Thursday, September 27, 2007

Nutty post: An alternative to torture

A few of statements of opinion before I venture this idea.

First - I consider torture to be a heinous act, whether committed by individuals alone, or those acting under institutional provisions. It's up there with the death penalty, as something that cannot be attributed clemency or moral excuse, regardless of context.

Second - I acknowledge that torture is probably highly effective in obtaining information, particularly from resistant targets and in time sensitive situations. Torture has probably saved innocent lives at some point.

Third - I find it incredibly naive to think that torture does not happen under our government and military. Likely it is conducted with some para-institutional guidelines that are difficult to document or use to establish accountability.

With that out of the way, I am wondering if there isn't a better interrogation through chemistry. The experiments with hallucinogens in the middle of the 20th century seem quaint, but I think there is probably a good bit of potential use here. Like torture, I'm sure there is some limited amount of drugging going. I'm suggesting using it in a much more organized and sanctioned way.

This post is prompted by viewing an article on vbs,tv about the use of scopolamine in Bogota. In columbia, the naturally growing drug is used to rob and rape victims - stay with me here... The drug affects the areas of the brain that control free will. The subject becomes completely willing and beyond suggestible to controllable by the administer of the drug. Hence all of the nefarious uses by criminals. But here's why I think it would work well for interrogations.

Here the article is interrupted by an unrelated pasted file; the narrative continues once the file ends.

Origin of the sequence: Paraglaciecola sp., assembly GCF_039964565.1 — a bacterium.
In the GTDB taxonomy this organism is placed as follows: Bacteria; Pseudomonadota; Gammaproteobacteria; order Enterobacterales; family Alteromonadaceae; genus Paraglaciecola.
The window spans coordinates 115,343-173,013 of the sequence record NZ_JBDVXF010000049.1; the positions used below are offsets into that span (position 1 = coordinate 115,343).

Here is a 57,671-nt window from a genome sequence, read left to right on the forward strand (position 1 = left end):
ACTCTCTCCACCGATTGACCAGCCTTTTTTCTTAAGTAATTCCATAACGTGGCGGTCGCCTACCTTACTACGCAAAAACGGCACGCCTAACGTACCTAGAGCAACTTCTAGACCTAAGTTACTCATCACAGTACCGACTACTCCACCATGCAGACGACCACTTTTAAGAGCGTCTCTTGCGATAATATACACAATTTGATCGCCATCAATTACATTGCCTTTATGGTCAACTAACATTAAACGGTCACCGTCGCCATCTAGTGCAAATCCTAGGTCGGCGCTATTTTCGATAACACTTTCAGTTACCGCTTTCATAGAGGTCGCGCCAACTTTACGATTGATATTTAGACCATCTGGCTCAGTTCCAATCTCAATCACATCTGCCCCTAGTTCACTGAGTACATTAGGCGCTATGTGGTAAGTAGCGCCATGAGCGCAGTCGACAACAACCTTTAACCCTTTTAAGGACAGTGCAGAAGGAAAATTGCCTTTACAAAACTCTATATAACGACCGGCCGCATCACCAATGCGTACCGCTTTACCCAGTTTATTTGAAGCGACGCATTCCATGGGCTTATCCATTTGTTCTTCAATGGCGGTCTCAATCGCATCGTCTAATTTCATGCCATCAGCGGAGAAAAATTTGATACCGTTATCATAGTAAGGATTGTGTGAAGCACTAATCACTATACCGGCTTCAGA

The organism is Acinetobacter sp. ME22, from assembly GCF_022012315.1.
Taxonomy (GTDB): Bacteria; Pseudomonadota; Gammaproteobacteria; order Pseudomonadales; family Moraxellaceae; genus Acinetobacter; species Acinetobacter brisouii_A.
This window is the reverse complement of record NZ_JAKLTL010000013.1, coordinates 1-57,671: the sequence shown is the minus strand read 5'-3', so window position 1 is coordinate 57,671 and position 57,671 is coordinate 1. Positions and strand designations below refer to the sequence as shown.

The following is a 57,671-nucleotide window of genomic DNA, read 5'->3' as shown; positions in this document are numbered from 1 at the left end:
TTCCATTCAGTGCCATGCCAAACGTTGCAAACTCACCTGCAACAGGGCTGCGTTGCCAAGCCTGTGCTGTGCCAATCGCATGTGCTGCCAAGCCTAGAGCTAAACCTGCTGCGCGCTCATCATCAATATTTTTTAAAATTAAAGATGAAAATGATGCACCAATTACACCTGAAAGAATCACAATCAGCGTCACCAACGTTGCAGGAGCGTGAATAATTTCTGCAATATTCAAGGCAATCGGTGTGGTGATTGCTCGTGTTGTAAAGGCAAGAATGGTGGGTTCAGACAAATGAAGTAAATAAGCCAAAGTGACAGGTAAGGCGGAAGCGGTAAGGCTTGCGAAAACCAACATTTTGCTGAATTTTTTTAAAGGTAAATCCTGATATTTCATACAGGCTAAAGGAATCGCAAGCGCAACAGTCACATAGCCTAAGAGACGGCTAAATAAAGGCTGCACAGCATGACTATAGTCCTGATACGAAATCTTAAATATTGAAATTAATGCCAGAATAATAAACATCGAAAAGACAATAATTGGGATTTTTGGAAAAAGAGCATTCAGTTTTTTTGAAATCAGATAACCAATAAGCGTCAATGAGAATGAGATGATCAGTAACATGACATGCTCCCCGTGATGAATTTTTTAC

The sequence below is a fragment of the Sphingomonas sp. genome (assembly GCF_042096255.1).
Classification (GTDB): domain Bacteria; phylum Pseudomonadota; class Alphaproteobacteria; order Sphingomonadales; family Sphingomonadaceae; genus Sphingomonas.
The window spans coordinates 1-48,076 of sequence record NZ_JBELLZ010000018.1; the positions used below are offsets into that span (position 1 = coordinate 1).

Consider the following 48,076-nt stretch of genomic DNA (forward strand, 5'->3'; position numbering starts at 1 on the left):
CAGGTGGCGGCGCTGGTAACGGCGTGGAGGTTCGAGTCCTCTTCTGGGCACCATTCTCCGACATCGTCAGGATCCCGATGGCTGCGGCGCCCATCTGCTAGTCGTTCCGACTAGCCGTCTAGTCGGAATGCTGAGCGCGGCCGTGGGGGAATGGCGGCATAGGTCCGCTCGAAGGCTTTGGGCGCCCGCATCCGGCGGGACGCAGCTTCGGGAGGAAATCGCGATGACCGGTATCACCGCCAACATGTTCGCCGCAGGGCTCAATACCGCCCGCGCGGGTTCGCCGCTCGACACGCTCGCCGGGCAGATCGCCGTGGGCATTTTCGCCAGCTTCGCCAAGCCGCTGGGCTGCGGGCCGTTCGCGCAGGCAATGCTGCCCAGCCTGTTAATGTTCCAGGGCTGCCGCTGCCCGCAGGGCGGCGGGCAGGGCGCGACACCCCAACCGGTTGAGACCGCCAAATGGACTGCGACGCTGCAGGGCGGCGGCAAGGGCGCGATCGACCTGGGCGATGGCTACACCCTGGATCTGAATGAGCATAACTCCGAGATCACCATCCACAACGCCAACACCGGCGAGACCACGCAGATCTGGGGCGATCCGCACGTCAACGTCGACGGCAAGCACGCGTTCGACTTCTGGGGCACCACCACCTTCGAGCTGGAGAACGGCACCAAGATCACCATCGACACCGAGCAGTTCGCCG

1. It can be controlled. Torture reeks of emotional hotheadedness. How many captors die at the hands of overzealous interrogators. Unlike torture, the correct amount of a drug can be presribed, and it is abstracted away from the interrogation itself.

2. It isn't psychological torture. Unlike true hallucinogens, this drug doesn't create visions, or instill fear. It simply renders the user completely willing to carry out instructions.

3. It leaves the victim without memory of the event. This is true from what little I've read and watched. The only thing better than extracting this information, would be to extract it without the knowledge of the person you interrogated. This would reduce the ability for enemies to respond to know information had been obtained. it would also open the door for subsequent interrogations over time, if needed.

4. It has no real potential for recreational abuse. Although it can be used like a date-rape drug, there is no personal recreational potential. You wouldn't see this drug pop up into the counter culture the way LSD did.

I know this is a weird post and suggestion, and I'm probably missing something as to why this avenue hasn't been pursued more aggressively. However, used in the right way, it seems like a very effective weapon. If we are going to fight a war on terrorist groups, wouldn't this be an effective method to break down the cell structure of terrorist organizations, member by member? It would also eliminate the need to occupy foreign countries, when we could act with precision to extract what we needed using very modest resources. It would eliminate the need for long-term rendition - we could extract, drug, interrogate, determine guilt, and release. It's pretty extreme, and I wouldn't want to see it used by the police, but the alternative we are facing and exacting on our "enemies" seems even more extreme.


Jess said...

Interestingly, I took care of a hospice patient the other night, who had a scopolamine patch behind her left ear. Used to dry up secretions to help prevent the "death rattle" and coupled with BIG doses of morphine, supposedly these two together produce a "twilight sleep". Hopefully it did for her.

Mark said...

What would the CIA do for fun if they couldn't extract information the fun way.